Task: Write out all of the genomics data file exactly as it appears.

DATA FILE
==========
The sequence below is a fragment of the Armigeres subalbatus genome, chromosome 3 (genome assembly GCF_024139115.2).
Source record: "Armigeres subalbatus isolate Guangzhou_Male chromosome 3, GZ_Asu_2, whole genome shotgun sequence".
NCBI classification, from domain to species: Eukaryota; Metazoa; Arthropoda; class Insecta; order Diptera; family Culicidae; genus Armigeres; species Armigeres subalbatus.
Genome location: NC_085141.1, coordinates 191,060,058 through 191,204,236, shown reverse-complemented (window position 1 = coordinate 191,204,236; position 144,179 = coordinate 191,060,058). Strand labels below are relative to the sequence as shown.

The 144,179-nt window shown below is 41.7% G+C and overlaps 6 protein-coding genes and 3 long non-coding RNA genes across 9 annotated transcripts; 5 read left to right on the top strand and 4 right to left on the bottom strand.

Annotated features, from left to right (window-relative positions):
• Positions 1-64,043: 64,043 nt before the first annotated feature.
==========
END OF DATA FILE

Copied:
The sequence below is a fragment of the Armigeres subalbatus genome, chromosome 3 (genome assembly GCF_024139115.2).
Source record: "Armigeres subalbatus isolate Guangzhou_Male chromosome 3, GZ_Asu_2, whole genome shotgun sequence".
NCBI classification, from domain to species: Eukaryota; Metazoa; Arthropoda; class Insecta; order Diptera; family Culicidae; genus Armigeres; species Armigeres subalbatus.
Genome location: NC_085141.1, coordinates 191,060,058 through 191,204,236, shown reverse-complemented (window position 1 = coordinate 191,204,236; position 144,179 = coordinate 191,060,058). Strand labels below are relative to the sequence as shown.

The 144,179-nt window shown below is 41.7% G+C and overlaps 6 protein-coding genes and 3 long non-coding RNA genes across 9 annotated transcripts; 5 read left to right on the top strand and 4 right to left on the bottom strand.

Annotated features, from left to right (window-relative positions):
• Positions 1-64,043: 64,043 nt before the first annotated feature.